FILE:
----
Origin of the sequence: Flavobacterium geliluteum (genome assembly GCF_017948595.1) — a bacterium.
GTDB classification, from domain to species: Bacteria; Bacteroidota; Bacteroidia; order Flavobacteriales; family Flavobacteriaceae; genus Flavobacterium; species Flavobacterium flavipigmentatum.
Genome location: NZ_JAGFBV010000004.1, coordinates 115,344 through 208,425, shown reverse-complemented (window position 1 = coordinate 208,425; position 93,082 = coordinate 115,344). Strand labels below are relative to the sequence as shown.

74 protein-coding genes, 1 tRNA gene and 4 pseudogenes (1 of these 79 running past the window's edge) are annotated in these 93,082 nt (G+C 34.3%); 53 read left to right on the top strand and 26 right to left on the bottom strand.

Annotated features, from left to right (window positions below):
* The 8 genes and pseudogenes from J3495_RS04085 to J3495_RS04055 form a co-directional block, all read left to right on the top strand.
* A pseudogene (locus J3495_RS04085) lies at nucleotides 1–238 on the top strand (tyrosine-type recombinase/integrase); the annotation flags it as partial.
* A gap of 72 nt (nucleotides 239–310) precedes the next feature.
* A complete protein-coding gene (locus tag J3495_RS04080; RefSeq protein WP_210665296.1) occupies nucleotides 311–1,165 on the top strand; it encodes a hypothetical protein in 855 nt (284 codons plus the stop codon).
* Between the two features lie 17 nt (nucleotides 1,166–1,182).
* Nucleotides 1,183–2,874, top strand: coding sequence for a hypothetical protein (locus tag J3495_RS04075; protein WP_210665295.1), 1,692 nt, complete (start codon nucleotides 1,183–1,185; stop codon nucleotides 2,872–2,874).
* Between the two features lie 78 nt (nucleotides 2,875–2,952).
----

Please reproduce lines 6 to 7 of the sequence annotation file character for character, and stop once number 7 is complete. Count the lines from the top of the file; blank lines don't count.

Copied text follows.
* The 8 genes and pseudogenes from J3495_RS04085 to J3495_RS04055 form a co-directional block, all read left to right on the top strand.
* A pseudogene (locus J3495_RS04085) lies at nucleotides 1–238 on the top strand (tyrosine-type recombinase/integrase); the annotation flags it as partial.